The app-watching world spun into a tailspin late this week after former Lala founder and startup wunderkind Bill Nguyen re-emerged with a new app called Color. The chatter has less to do with the app itself and more due to the company's ability to raise $41 million in financing from such big-name VCs as Sequoia Capital and Bain Capital before the app even went live.
The app is similar to many of the location-based music apps we've seen emerge recently but focuses on photos rather than tunes. Photos taken from phones using the app are tagged to the location where they are taken, and all other app users can then browse all the photos taken in that same location (think music festival or concert venue). Users can limit their photo sharing to pre-approved groups of friends as well.
UMG's Nirvana, Rush & Rolling Stones Get iPad Apps:
Universal Music Group is toying with the iPad through a trio of new apps tied to Nirvana's "Nevermind," Rush's "2112," and the Rolling Stones' "Ladies & Gentlemen… The Rolling Stones." The apps are basically documentary-like films featuring video interviews, live performances and music videos. All contain content that can be downloaded and viewed offline. And all have a social element that let users share and comment on any clip, video or photo contained in the app. Each also features each song on their corresponding album, but only sample, not full versions. This is UMG's first stab at the iPad app market. The Nirvan app is $6, the Rush app $7 and the Rolling Stones app $8.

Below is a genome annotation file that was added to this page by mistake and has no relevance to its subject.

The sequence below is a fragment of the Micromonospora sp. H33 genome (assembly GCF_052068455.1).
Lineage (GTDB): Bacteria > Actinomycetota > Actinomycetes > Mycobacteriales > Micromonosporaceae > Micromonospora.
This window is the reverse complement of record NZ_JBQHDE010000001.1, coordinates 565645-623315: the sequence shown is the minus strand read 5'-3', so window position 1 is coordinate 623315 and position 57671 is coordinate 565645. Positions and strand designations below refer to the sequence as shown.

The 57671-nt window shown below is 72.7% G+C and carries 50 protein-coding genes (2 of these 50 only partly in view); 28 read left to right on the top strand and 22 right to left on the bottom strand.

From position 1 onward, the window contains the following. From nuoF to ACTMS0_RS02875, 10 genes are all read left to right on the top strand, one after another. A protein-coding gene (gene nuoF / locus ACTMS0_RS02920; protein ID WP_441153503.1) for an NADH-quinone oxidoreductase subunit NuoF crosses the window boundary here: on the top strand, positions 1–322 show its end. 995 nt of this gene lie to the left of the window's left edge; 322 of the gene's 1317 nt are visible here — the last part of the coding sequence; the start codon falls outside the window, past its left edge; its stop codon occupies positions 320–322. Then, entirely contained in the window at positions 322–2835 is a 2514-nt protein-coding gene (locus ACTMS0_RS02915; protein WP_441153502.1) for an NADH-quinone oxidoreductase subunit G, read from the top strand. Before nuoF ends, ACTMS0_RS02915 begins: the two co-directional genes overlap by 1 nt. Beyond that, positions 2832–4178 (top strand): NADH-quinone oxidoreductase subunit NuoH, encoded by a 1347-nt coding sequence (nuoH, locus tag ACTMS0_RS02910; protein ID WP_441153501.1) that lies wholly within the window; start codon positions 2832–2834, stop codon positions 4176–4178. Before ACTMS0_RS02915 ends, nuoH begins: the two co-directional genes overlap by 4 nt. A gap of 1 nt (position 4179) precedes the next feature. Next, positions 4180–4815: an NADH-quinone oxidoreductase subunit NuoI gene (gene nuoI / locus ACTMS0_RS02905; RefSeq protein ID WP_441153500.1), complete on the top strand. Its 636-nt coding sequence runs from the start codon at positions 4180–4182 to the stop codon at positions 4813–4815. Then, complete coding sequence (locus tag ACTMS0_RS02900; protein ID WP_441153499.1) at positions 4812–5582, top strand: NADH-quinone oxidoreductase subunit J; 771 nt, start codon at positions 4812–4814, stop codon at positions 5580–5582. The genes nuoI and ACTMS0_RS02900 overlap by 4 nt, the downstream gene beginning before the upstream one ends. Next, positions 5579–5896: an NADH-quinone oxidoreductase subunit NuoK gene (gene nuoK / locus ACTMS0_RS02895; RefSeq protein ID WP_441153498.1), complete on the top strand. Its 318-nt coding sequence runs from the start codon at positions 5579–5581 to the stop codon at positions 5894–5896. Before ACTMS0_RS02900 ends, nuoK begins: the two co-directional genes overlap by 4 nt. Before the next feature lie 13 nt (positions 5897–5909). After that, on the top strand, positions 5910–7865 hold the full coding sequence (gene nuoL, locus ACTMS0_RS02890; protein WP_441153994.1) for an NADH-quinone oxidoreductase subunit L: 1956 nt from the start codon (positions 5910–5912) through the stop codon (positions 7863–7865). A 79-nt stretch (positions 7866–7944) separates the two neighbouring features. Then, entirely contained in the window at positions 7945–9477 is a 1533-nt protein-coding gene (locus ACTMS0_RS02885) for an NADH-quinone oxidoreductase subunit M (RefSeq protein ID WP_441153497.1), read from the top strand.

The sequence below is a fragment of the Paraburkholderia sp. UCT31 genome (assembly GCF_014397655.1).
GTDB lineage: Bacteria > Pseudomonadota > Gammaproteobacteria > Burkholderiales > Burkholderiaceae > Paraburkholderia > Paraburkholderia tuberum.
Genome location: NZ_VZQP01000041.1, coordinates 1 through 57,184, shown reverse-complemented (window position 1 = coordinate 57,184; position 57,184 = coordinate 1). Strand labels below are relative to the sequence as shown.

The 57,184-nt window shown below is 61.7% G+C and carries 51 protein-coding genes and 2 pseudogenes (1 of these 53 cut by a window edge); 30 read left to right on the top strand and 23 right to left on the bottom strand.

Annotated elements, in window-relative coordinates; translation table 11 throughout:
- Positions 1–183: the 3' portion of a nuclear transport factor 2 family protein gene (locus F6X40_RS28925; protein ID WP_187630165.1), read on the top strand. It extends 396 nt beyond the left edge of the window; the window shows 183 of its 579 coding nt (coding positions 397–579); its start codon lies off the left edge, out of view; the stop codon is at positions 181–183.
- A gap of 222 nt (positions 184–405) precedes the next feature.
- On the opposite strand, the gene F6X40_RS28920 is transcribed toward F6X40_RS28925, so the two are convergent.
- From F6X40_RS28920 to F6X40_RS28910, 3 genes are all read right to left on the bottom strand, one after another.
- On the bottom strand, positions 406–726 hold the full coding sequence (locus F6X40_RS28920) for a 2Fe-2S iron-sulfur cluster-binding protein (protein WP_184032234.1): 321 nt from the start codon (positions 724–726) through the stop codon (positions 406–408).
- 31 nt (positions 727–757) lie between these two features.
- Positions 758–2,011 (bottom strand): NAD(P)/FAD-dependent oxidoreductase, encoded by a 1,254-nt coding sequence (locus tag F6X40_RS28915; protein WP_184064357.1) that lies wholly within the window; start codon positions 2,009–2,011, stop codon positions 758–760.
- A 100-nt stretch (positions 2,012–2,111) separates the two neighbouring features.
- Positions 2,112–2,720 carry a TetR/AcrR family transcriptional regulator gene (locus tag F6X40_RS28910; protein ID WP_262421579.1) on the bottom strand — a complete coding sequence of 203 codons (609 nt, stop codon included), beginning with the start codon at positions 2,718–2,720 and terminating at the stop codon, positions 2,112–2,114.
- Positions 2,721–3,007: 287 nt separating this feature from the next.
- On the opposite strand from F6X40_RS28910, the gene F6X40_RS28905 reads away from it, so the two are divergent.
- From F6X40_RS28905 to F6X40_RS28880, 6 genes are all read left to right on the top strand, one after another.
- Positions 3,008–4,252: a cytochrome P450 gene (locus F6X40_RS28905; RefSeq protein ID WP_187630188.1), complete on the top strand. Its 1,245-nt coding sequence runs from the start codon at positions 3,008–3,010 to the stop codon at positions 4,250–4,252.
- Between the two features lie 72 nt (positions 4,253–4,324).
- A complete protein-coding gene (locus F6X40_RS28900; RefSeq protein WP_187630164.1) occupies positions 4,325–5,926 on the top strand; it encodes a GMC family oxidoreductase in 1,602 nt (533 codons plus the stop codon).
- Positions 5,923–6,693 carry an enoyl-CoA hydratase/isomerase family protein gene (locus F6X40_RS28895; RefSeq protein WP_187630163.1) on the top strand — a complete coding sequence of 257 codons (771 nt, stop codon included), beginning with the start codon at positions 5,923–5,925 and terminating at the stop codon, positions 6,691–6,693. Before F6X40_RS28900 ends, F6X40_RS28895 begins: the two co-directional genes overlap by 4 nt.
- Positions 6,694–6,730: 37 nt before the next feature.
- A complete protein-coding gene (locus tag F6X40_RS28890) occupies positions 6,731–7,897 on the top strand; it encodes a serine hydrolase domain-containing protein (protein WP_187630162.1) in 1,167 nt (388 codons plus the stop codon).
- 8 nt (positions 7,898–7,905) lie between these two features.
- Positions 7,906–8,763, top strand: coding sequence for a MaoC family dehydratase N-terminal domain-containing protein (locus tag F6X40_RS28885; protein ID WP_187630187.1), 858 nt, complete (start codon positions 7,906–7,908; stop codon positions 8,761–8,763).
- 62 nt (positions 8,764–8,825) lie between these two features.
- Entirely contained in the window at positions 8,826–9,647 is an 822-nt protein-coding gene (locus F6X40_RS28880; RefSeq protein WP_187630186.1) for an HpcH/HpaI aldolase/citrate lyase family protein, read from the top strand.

Owl City Galaxy:
In advance of the May 17 release of his new album, Owl City released an iPhone app that anyone pre-ordering the album can get for free. It's a mini social network designed just for Owl City fans, that gives members access to things like an exclusive bonus track not included in the album, an events calendar with early access to show tickets and merch, lyrics and so on.
This magazine app features the typical content you'd expect-hip-hop news, content from the magazine, hip-hop trivia etc-but also a few extras that help it stand out. First is a feature called "Ready or Not" that lets users record a 30-second freestyle rap and submit it to the XXL website, where readers can listen and rate it. Those with the most votes may be featured in the app itself, written about in the magazine, or potentially even signed to a deal (we'll see about that). Another feature is called "Where They At" which lets users find the location friends who also have the app. Finally "Tweets Is Watching" lets users keep track of the Twitter feeds of the artists they select.
The Shazam music ID app got an update this week that allows users to share what song's they've identified through the service with both other Shazam users and to Facebook and Twitter. Friends receiving the feed can then listen to 30-second samples of each song, link to buy the song in iTunes, watch music videos, read reviews and access other information about the artist and the song.